Dr. Ryan Oliveira is a new assistant professor in the Veterinary Microbiology and Pathology department. He received his DVM from the Cummings School of Veterinary Medicine at Tufts University then came to Washington State University for a combined residency in Anatomic Pathology and PhD in the Immunology and Infectious Disease program. After graduating, he spent almost two years as an associate pathologist at the Wildlife Conservation Society, based at the Bronx Zoo, before returning to Washington. In his free time, he enjoys reading mystery novels, re-learning to crochet, and hanging out with his pet pigeon.
Q: How did your career path lead you to WSU?
I started out in veterinary school wanting to be a wildlife or zoo veterinarian, but I found out that I liked diagnosis compared to treatment, which led me to anatomic pathology. Training for anatomic pathology requires a residency, and I knew I wanted to get a PhD in addition to the residency training. WSU was at the time one of the few programs that allowed both residency and graduate student training, and I came away with a good impression of the program and people when I visited for an interview. So, I actually came to WSU first as a trainee. When I finished the program in 2021, I was hired as a pathologist at the Wildlife Conservation Society, based out of the Bronx Zoo in New York, and stayed there for almost two years. However, I missed Pullman and recently came back to WSU.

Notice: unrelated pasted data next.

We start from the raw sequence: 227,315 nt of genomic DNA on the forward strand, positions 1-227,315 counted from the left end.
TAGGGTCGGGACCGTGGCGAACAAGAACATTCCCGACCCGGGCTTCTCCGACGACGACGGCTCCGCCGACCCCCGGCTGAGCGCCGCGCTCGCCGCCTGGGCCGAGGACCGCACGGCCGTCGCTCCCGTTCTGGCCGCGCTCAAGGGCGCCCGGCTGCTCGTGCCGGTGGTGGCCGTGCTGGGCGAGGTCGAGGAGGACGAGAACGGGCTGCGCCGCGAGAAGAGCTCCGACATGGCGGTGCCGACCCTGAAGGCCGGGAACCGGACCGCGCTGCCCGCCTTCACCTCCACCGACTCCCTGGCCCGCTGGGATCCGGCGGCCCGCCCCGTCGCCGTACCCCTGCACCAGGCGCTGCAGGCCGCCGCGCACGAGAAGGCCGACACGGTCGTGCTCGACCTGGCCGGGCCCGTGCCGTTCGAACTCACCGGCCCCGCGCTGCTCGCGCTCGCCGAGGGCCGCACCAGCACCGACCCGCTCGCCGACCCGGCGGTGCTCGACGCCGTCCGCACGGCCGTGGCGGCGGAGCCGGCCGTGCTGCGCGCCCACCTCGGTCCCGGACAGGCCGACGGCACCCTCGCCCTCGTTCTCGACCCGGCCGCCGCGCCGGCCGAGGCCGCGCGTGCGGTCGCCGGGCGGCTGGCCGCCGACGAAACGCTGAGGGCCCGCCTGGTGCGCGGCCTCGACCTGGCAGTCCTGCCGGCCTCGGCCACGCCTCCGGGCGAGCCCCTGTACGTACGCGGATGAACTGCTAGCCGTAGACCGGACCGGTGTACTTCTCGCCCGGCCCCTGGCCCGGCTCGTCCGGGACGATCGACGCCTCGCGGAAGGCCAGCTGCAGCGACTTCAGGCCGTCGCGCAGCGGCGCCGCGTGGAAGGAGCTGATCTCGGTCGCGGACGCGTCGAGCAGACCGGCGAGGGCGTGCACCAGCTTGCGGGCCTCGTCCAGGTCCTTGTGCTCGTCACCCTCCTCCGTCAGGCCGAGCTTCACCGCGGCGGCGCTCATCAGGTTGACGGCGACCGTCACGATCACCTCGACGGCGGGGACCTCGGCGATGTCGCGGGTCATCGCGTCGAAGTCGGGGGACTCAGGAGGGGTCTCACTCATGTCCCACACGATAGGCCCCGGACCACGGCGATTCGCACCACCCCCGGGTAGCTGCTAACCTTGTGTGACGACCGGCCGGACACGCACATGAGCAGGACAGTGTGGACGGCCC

Q: What drew you to WSU’s College of Veterinary Medicine?
WSU’s College of Veterinary Medicine is an excellent program for both research and clinical medicine. Just as importantly, there is a great sense of community in the college, as well as in Pullman as a whole. WSU and the diagnostic laboratory here, WADDL, also have a great aquatic pathology program that I am excited to join and help build. Lastly, here I can help train residents, graduate students, and veterinary students, something I’m very passionate about.
Q: What is your area of expertise?
I am a veterinary anatomic pathologist. Abstractly, this is the study of disease, especially its effects on the structure of tissues and organs. More practically, it means I am trained in diagnosing disease from biopsies (i.e., surgically removed tissue) and necropsies (veterinary autopsies). While we don’t have formal subspecialties like there are in human medicine, I’m very interested in zoo and wildlife species, and I am particularly looking at building more expertise in fish and amphibians. During my PhD at WSU, I studied genomics at the interface of immunology and infectious disease, and I apply that knowledge to the investigation of disease processes.
Q: What drew you into this area of study?
I have been lucky enough to have had many mentors, probably too many to mention. One of my earliest was Mark Pokras at Tufts, who is now retired but was a wildlife veterinarian there and a wildlife biologist in a life before that. He presided over a workshop where I learned how to necropsy wild birds and gave me the pathology bug. Sam Jennings was a Tufts pathologist who helped me with my residency applications, and since coming here I’ve found out we had two mutual acquaintances at WSU.
Q: What about your research work are you most excited for?
There is a lot of exciting research in the College of Veterinary Medicine that I hope to help with pathology expertise. I’m also excited to work with and help develop our aquatic pathology core here. The partnership between diagnostics and research at the CVM seems closer than ever, and I can’t wait to see what comes of that.
Q: What’s something most people don’t know about you?
The area I’m originally from, the Rio Grande Valley in Texas, is considered the best birdwatching region in the entire U.S.! We have several parks collectively called the “World Birding Center” including at least one species, the Tamaulipas crow, that can’t be found anywhere else in the country.